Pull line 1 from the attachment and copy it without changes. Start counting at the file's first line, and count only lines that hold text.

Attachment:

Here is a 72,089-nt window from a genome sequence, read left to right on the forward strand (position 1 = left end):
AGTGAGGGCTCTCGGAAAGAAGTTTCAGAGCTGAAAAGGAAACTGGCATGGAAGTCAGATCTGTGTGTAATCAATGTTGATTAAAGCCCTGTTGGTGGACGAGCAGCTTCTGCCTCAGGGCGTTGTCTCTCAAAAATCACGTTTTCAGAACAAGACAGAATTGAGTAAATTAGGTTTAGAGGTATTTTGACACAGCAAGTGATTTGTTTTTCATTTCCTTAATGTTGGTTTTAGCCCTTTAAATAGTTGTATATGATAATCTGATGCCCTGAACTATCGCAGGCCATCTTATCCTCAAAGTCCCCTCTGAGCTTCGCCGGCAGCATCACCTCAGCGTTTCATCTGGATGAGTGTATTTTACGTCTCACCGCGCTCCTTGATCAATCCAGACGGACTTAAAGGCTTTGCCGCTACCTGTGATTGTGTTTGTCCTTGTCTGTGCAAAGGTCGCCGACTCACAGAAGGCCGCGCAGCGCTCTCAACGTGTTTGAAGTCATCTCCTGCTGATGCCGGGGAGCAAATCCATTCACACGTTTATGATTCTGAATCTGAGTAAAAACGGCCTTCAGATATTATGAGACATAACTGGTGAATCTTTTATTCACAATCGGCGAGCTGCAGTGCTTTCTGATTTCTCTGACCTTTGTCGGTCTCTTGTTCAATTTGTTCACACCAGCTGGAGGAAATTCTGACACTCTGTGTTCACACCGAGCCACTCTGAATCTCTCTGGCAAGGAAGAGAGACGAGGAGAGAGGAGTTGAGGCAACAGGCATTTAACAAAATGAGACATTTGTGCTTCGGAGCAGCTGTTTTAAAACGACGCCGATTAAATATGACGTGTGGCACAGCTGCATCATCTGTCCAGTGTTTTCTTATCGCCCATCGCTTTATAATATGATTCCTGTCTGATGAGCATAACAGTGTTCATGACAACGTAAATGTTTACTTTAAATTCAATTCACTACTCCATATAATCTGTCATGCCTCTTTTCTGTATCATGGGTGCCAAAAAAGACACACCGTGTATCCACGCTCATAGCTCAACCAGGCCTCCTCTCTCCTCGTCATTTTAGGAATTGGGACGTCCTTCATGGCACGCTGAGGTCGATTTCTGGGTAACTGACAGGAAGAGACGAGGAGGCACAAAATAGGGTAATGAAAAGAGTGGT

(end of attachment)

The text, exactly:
Here is a 72,089-nt window from a genome sequence, read left to right on the forward strand (position 1 = left end):